We all get sucked in, at some time, to trying to rescue a Chapter 13 bankruptcy case gone bad. Dismiss and refile is often an appealing strategy.
But, make sure that you don’t let a bad situation get worse.
Get your arms around Bankruptcy Code §109(g).
When only a do-over will do, don’t wait around.
No payments for months
The debtor came to me for help when the trustee moved for dismissal of a long confirmed plan for feasibility issues.
The goal of the Chapter 13 had been to save his house. It seemed clear from the outset of our discussions that dismissal and refiling was the only solution to reach that goal.
As we talked, it came out that he’d made no post petition mortgage payments for close to two years.
While I can’t explain why the secured creditor had taken no action, I was certain we couldn’t count on that continuing.
It became a post-petition race to the courthouse. The debtor carried a motion to dismiss; the secured creditor , a motion for relief from stay.
If the secured creditor got there first, §109(g) would bar a new filing quickly enough to prevent foreclosure.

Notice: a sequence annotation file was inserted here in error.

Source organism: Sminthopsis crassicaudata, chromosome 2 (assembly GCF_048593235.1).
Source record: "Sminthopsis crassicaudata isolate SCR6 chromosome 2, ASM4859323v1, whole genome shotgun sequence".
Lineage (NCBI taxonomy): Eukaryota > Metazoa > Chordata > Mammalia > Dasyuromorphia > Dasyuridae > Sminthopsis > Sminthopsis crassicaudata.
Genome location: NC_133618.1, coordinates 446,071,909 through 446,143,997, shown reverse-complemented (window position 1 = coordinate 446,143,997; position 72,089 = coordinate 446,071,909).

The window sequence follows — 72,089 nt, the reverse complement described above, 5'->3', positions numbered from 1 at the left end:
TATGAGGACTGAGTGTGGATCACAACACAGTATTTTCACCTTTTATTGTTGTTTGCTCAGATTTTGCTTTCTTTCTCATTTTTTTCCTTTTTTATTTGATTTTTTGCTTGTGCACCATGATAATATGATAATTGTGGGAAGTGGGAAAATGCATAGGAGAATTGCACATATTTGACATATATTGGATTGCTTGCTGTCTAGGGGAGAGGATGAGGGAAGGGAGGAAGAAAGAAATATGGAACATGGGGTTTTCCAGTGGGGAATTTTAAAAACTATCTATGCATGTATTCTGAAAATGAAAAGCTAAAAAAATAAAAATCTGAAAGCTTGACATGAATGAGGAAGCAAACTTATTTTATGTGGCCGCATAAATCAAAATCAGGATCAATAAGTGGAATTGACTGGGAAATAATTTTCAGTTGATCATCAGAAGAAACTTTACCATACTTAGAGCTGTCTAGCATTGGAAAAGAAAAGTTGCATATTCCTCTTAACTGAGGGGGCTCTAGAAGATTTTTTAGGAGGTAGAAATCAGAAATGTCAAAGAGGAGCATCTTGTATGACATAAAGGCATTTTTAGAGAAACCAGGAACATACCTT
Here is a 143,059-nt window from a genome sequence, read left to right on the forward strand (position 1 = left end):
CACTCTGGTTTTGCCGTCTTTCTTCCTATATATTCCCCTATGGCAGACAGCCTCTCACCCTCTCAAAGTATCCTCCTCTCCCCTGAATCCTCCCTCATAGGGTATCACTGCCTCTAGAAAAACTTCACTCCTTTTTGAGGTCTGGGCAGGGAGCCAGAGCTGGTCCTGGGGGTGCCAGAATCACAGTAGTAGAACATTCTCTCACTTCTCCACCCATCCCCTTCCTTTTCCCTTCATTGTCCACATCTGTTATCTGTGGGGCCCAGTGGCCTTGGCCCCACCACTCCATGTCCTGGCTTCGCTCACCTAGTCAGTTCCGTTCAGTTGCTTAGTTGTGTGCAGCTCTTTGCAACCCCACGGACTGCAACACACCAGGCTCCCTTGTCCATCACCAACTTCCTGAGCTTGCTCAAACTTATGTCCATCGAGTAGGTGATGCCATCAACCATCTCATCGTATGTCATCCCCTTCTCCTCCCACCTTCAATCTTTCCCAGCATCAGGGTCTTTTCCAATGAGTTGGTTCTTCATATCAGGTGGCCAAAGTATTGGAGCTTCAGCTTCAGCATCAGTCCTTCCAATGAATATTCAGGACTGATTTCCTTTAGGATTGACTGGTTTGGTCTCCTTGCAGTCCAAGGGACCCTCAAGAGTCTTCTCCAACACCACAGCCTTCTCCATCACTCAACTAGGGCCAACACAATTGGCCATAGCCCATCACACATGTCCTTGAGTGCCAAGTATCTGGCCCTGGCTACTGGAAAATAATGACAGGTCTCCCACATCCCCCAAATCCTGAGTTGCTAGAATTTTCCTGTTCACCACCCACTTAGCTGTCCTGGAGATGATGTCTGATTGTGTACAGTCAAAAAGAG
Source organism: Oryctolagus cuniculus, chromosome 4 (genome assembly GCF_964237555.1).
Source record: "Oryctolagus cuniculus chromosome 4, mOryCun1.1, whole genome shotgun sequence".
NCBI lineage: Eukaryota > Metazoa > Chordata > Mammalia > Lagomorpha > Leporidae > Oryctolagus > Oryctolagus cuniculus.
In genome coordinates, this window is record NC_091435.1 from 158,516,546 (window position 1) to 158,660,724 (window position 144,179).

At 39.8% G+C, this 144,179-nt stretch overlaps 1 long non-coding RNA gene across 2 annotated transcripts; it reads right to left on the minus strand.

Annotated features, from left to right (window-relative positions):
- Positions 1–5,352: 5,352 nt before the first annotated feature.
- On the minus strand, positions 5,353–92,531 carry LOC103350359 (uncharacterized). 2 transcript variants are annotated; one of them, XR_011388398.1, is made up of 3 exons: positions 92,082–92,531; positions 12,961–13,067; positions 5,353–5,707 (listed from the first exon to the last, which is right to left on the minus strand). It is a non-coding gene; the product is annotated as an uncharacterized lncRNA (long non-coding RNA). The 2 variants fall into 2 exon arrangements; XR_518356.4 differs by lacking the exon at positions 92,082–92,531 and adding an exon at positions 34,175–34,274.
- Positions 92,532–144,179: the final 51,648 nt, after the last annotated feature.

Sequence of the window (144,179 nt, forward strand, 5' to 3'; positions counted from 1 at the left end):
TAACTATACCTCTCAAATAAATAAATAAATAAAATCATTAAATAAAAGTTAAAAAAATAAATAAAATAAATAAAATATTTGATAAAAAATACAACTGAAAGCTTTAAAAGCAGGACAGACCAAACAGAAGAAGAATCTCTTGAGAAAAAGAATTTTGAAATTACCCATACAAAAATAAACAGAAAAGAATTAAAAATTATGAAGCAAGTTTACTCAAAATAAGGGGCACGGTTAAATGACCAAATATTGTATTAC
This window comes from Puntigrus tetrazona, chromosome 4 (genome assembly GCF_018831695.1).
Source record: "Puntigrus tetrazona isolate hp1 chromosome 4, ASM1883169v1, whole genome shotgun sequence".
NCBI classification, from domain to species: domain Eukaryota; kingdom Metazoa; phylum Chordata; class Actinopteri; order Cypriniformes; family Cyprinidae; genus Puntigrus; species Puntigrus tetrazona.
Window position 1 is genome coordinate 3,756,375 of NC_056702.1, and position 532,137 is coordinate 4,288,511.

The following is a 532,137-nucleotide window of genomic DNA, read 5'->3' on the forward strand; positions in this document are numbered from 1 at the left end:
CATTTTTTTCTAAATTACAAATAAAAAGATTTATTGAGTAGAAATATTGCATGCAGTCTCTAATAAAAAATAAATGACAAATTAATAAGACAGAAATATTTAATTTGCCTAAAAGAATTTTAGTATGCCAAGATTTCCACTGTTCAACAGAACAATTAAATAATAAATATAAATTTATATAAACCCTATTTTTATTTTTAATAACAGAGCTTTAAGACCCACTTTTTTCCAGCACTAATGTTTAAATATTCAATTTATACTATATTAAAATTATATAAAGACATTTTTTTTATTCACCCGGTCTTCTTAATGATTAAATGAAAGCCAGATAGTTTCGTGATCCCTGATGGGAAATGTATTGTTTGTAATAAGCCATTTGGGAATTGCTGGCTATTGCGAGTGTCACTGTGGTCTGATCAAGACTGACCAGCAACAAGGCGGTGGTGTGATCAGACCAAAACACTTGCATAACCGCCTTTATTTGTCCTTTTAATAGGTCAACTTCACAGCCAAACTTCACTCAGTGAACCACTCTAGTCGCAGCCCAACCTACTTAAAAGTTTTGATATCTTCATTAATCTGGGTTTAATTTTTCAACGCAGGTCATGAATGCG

Preventing serial bankruptcy cases
Here’s the troublesome text:
(g) Notwithstanding any other provision of this section, no individual or family farmer may be a debtor under this title who has been a debtor in a case pending under this title at any time in the preceding 180 days if—
(2) the debtor requested and obtained the voluntary dismissal of the case following the filing of a request for relief from the automatic stay provided by section 362 of this title.
If the mortgage lender brought a motion for relief from stay before we filed our request to dismiss, my new client would have been locked out of bankruptcy for 6 months.
One can understand the drafters: serial filing would be rampant if a debtor who lost a motion for relief could just dismiss and refile, getting a new stay.
There is some case law that allows a refiled case on equitable grounds where the debtor can show there was no causal connection between the motion for relief and the request to dismiss. Still, I don’t care to be arguing for equitable relief, if I can help it.
Bankruptcy do over
We may still have difficulties in getting the stay extended in a second case. We’ll need a good explanation about how the situation could have gotten so out of hand in the course of the prior Chapter 13.
Moral of the story: Once you’ve identified a dismissal and refiling as the solution to a troubled case, make sure you assess the risk of an intervening motion for relief from the stay.
Time may not be your friend.
Image courtesy of Flickr and Miwalker.